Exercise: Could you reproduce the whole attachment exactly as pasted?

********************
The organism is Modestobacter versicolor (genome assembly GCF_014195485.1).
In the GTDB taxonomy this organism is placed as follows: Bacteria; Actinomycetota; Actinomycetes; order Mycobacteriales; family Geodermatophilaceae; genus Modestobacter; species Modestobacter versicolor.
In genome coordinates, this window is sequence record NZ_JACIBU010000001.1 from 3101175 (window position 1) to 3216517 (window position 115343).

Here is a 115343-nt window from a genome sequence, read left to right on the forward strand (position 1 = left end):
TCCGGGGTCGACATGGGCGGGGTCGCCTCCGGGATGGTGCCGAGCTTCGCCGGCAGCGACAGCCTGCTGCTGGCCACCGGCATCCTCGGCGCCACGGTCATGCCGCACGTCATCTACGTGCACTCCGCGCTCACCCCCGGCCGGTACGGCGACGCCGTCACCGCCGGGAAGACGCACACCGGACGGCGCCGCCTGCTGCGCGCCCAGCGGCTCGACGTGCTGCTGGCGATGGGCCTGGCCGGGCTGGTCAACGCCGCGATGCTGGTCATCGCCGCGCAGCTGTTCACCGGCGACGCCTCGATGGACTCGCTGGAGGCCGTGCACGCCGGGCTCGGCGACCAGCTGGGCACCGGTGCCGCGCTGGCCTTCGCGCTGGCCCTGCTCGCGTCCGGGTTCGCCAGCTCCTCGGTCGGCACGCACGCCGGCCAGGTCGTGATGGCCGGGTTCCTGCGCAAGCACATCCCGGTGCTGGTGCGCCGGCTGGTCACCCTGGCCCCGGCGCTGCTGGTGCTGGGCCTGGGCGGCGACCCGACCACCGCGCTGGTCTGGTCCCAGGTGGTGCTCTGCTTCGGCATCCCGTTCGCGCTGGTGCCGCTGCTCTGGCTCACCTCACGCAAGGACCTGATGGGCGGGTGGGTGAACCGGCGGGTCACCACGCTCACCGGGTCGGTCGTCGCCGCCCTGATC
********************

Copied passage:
The organism is Modestobacter versicolor (genome assembly GCF_014195485.1).
In the GTDB taxonomy this organism is placed as follows: Bacteria; Actinomycetota; Actinomycetes; order Mycobacteriales; family Geodermatophilaceae; genus Modestobacter; species Modestobacter versicolor.
In genome coordinates, this window is sequence record NZ_JACIBU010000001.1 from 3101175 (window position 1) to 3216517 (window position 115343).

Here is a 115343-nt window from a genome sequence, read left to right on the forward strand (position 1 = left end):
TCCGGGGTCGACATGGGCGGGGTCGCCTCCGGGATGGTGCCGAGCTTCGCCGGCAGCGACAGCCTGCTGCTGGCCACCGGCATCCTCGGCGCCACGGTCATGCCGCACGTCATCTACGTGCACTCCGCGCTCACCCCCGGCCGGTACGGCGACGCCGTCACCGCCGGGAAGACGCACACCGGACGGCGCCGCCTGCTGCGCGCCCAGCGGCTCGACGTGCTGCTGGCGATGGGCCTGGCCGGGCTGGTCAACGCCGCGATGCTGGTCATCGCCGCGCAGCTGTTCACCGGCGACGCCTCGATGGACTCGCTGGAGGCCGTGCACGCCGGGCTCGGCGACCAGCTGGGCACCGGTGCCGCGCTGGCCTTCGCGCTGGCCCTGCTCGCGTCCGGGTTCGCCAGCTCCTCGGTCGGCACGCACGCCGGCCAGGTCGTGATGGCCGGGTTCCTGCGCAAGCACATCCCGGTGCTGGTGCGCCGGCTGGTCACCCTGGCCCCGGCGCTGCTGGTGCTGGGCCTGGGCGGCGACCCGACCACCGCGCTGGTCTGGTCCCAGGTGGTGCTCTGCTTCGGCATCCCGTTCGCGCTGGTGCCGCTGCTCTGGCTCACCTCACGCAAGGACCTGATGGGCGGGTGGGTGAACCGGCGGGTCACCACGCTCACCGGGTCGGTCGTCGCCGCCCTGATC